UPSC Exam Comprehensive News Analysis Oct05

TABLE OF CONTENTS

A. GS1 Related
SOCIAL ISSUES
1. ‘No trial in sewer death cases’
B. GS2 Related
POLITY
1. Ethics panel debates checks and balances
INTERNATIONAL RELATIONS
1. Rohingya handed over to Myanmar
HEALTH
1. India ranks fifth in world in pictorial warnings on cigarette packets
C. GS3 Related
ECONOMY
1. Centre announces 2.5 cut in fuel prices
ENVIRONMENT
1. Lions in Gujarat may have been killed by Muted Virus
D. GS4 Related
E. Editorials
ENVIRONMENT AND ECOLOGY
1. Next steps at Gir (The Way Forward to protect the Asiatic Lion)
INTERNATIONAL RELATIONS
1. Eyes on India (Japan, South Korea, Taiwan and Australia are forging closer economic ties with India)
F. Tidbits
1. Facial Scan in Digi Yatra
G. Prelims Fact
1. Konark Sun Temple
2. Taliperu Project
H. UPSC Prelims Practice Questions
I. UPSC Mains Practice Questions 

A. GS1 Related

Category: SOCIAL ISSUES

1. ‘No trial in sewer death cases’

Context

  • There was a study released by the Rashtriya Garima Abhiyan (RGA) — an NGO partnering with the Union Ministry of Social Justice for an ongoing manual scavenging census.
  • It said a sample study of deaths due to sewer and septic tank cleaning since 1992, shows that First Information Reports (FIR) were filed in only 35% of the cases; none led to a trial or prosecution of any sort.
  • Only 31% of affected families received cash compensation, while none received the rehabilitation or alternative jobs to which they are entitled by law.

Details

Concerns voiced

  • Promised compensation and permanent jobs for family members were not fulfilled.
  • Government building toilets through its Swachh Bharat Abhiyan has not taken into account the question of who will have to clean the septic tanks.

B. GS2 Related

Category: POLITY

1. Ethics panel debates checks and balances

Context

  • In a meeting of the Rajya Sabha’s Parliamentary Committee on Ethics (PCE), members discussed amending Rule 293 of the Rajya Sabha’s procedures, which makes the “declaration of interest” by members a public document.

Details

  • The section says that a “register of member’s interest” should be maintained.
  • This interest is explained as “personal or specific pecuniary interest (direct or indirect) in a matter being considered by the Council or a Committee”.
  • The rules say that a member should not participate in any debate if there is direct conflict of interest, without first declaring it, and that in case of a vote on any issue in the House, the vote of such a member could be challenged.

Discussions that took place

  • The members contended said that they while filing their nominations, they declared their assets and liabilities. They had to update any changes in their assets and liabilities every year, too.
  • Apart from allowing this information to be in the public domain, it could also be accessed by anyone through the Right to Information Act, they said.
  • Some members felt that the availability of information should be made conditional and the present rule should be strengthened.

In reference to RTI

  • This Section of Rule 293 is actually contradictory to Right to Information Act because, under this rule, the information can be divulged only through certain conditions — for example, the applicant has to satisfy what the purpose is and that it would not be misused. But under RTI, you can’t have any conditions.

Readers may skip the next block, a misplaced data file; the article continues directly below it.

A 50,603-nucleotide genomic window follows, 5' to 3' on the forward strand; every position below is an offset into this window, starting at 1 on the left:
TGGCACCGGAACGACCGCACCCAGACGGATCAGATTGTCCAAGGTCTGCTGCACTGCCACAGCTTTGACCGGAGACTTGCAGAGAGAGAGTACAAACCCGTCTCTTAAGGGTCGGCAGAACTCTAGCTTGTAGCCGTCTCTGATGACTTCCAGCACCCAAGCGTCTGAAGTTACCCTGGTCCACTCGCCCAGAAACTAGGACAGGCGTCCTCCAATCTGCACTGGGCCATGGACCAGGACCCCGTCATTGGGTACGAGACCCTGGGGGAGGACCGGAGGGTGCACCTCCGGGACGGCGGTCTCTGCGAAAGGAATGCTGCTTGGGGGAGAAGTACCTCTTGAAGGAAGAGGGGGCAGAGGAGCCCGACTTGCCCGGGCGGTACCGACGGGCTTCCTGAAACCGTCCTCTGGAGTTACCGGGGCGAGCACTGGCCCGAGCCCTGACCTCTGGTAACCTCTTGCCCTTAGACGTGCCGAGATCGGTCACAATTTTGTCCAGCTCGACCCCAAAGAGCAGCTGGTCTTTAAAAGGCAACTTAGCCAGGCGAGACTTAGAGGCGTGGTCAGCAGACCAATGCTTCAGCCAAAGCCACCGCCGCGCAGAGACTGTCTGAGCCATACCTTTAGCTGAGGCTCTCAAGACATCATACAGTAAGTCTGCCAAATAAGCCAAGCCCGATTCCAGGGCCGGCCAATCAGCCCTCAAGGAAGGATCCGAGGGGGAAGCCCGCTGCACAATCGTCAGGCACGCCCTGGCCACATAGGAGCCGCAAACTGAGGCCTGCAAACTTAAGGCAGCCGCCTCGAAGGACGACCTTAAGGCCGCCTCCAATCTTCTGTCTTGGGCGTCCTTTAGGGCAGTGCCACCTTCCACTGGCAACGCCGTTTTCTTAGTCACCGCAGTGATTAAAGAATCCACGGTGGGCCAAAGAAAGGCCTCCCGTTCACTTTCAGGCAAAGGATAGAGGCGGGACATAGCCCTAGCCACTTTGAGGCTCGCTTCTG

Category: INTERNATIONAL RELATIONS

1. Rohingya handed over to Myanmar

Context

  • Seven Rohingya Muslim men, arrested in 2012 for illegally entering Assam, were officially handed over to Myanmar authorities at Manipur’s border town Moreh.

Details

  • The Rohingya have been usually found to enter India from three townships in Myanmar – Maungdaw, Buthidaung and Rathedaung in Northeastern Rakhine State that borders Bangladesh.

Category: HEALTH

1. India ranks fifth in world in pictorial warnings on cigarette packets

Context

  • Canadian cancer society recently released the sixth edition of Cigarette Package Health Warnings: International Status Report in Geneva at WHO framework convention on tobacco control conference, which provides an international overview ranking 206 countries/ jurisdictions based on warning size, and lists those that have finalised requirements for picture warnings.

Canadian Cancer Society

  • The Canadian Cancer Society is a national, community-based organisation of volunteers whose mission is the eradication of cancer and the enhancement of the quality of life of people living with cancer.

Details

  • 118 countries/jurisdictions worldwide have made picture warnings on cigarettes mandatory, representing a global public health achievement.
    • In 2016, 100 countries/jurisdictions had implemented picture warnings.
    • Canada was the first country to implement picture warnings in 2001
  • In total, 107 countries in the world have made pictorial warnings larger than at least 50 per cent mandatory
  • It has ranked 206 countries and territories on the size of their health warnings on cigarette packages, and lists countries and territories that require graphic picture warnings.

India’s ranking

  • India has been ranked fifth in the listing of countries that have pictorial health warning on tobacco products, with experts here quick to add that the country is making tremendous progress towards creating public awareness on the health hazards of tobacco abuse.
  • Indian packaging has the warning on 85% of both sides.
  • India, meanwhile, is the only SAARC country to have a Quit-Line number on tobacco products and the fourth in Asia after Thailand, Malaysia and Singapore.

Quit-Line number

  • The pack warning will help to warn people, especially the illiterate and children, about the harms of tobacco consumption. The Quit-Line number will help those who want to quit